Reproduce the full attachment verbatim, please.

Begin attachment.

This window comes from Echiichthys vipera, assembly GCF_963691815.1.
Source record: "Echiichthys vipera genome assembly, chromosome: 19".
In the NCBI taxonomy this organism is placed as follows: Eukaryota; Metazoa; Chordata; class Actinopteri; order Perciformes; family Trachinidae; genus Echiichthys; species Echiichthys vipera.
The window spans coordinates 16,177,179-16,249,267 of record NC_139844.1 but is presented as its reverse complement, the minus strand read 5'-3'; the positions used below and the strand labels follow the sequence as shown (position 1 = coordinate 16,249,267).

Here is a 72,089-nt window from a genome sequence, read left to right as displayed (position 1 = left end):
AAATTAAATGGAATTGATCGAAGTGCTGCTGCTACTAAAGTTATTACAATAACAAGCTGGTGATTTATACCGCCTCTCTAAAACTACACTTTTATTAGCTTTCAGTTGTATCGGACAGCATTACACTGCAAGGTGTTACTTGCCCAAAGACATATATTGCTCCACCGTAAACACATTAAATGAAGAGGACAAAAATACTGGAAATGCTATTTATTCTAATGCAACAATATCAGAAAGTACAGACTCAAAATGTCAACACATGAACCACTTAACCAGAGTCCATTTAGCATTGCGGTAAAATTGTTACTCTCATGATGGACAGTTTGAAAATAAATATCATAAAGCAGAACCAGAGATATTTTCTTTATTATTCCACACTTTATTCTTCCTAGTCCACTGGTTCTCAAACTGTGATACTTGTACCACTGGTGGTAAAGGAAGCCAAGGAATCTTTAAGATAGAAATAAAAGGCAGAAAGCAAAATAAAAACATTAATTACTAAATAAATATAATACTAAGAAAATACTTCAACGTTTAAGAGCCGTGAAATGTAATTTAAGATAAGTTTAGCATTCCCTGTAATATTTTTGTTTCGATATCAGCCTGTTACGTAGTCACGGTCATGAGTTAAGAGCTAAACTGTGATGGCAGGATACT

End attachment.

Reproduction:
This window comes from Echiichthys vipera, assembly GCF_963691815.1.
Source record: "Echiichthys vipera genome assembly, chromosome: 19".
In the NCBI taxonomy this organism is placed as follows: Eukaryota; Metazoa; Chordata; class Actinopteri; order Perciformes; family Trachinidae; genus Echiichthys; species Echiichthys vipera.
The window spans coordinates 16,177,179-16,249,267 of record NC_139844.1 but is presented as its reverse complement, the minus strand read 5'-3'; the positions used below and the strand labels follow the sequence as shown (position 1 = coordinate 16,249,267).

Here is a 72,089-nt window from a genome sequence, read left to right as displayed (position 1 = left end):
AAATTAAATGGAATTGATCGAAGTGCTGCTGCTACTAAAGTTATTACAATAACAAGCTGGTGATTTATACCGCCTCTCTAAAACTACACTTTTATTAGCTTTCAGTTGTATCGGACAGCATTACACTGCAAGGTGTTACTTGCCCAAAGACATATATTGCTCCACCGTAAACACATTAAATGAAGAGGACAAAAATACTGGAAATGCTATTTATTCTAATGCAACAATATCAGAAAGTACAGACTCAAAATGTCAACACATGAACCACTTAACCAGAGTCCATTTAGCATTGCGGTAAAATTGTTACTCTCATGATGGACAGTTTGAAAATAAATATCATAAAGCAGAACCAGAGATATTTTCTTTATTATTCCACACTTTATTCTTCCTAGTCCACTGGTTCTCAAACTGTGATACTTGTACCACTGGTGGTAAAGGAAGCCAAGGAATCTTTAAGATAGAAATAAAAGGCAGAAAGCAAAATAAAAACATTAATTACTAAATAAATATAATACTAAGAAAATACTTCAACGTTTAAGAGCCGTGAAATGTAATTTAAGATAAGTTTAGCATTCCCTGTAATATTTTTGTTTCGATATCAGCCTGTTACGTAGTCACGGTCATGAGTTAAGAGCTAAACTGTGATGGCAGGATACT